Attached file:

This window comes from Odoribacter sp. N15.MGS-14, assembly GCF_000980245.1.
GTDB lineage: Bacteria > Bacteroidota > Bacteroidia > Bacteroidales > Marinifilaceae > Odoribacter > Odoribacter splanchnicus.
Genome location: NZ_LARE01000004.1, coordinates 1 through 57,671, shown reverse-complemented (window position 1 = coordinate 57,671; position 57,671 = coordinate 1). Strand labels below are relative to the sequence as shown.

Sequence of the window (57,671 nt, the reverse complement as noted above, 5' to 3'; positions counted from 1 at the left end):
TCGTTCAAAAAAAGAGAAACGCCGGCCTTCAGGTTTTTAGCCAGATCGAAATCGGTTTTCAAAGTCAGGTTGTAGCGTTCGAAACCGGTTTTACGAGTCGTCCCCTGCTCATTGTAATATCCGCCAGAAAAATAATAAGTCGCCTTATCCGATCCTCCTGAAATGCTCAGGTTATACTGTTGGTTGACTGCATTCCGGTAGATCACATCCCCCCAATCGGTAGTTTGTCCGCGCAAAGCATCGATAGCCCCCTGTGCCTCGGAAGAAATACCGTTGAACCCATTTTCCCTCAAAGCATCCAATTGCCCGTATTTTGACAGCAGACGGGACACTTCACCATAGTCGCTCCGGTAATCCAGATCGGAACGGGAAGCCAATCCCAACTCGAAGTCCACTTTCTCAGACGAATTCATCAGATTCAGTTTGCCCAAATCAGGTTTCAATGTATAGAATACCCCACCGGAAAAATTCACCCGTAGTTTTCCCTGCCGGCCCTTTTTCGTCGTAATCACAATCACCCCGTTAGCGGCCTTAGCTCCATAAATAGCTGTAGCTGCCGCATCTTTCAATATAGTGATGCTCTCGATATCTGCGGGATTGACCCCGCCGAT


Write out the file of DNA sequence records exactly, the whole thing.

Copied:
This window comes from Odoribacter sp. N15.MGS-14, assembly GCF_000980245.1.
GTDB lineage: Bacteria > Bacteroidota > Bacteroidia > Bacteroidales > Marinifilaceae > Odoribacter > Odoribacter splanchnicus.
Genome location: NZ_LARE01000004.1, coordinates 1 through 57,671, shown reverse-complemented (window position 1 = coordinate 57,671; position 57,671 = coordinate 1). Strand labels below are relative to the sequence as shown.

Sequence of the window (57,671 nt, the reverse complement as noted above, 5' to 3'; positions counted from 1 at the left end):
TCGTTCAAAAAAAGAGAAACGCCGGCCTTCAGGTTTTTAGCCAGATCGAAATCGGTTTTCAAAGTCAGGTTGTAGCGTTCGAAACCGGTTTTACGAGTCGTCCCCTGCTCATTGTAATATCCGCCAGAAAAATAATAAGTCGCCTTATCCGATCCTCCTGAAATGCTCAGGTTATACTGTTGGTTGACTGCATTCCGGTAGATCACATCCCCCCAATCGGTAGTTTGTCCGCGCAAAGCATCGATAGCCCCCTGTGCCTCGGAAGAAATACCGTTGAACCCATTTTCCCTCAAAGCATCCAATTGCCCGTATTTTGACAGCAGACGGGACACTTCACCATAGTCGCTCCGGTAATCCAGATCGGAACGGGAAGCCAATCCCAACTCGAAGTCCACTTTCTCAGACGAATTCATCAGATTCAGTTTGCCCAAATCAGGTTTCAATGTATAGAATACCCCACCGGAAAAATTCACCCGTAGTTTTCCCTGCCGGCCCTTTTTCGTCGTAATCACAATCACCCCGTTAGCGGCCTTAGCTCCATAAATAGCTGTAGCTGCCGCATCTTTCAATATAGTGATGCTCTCGATATCTGCGGGATTGACCCCGCCGAT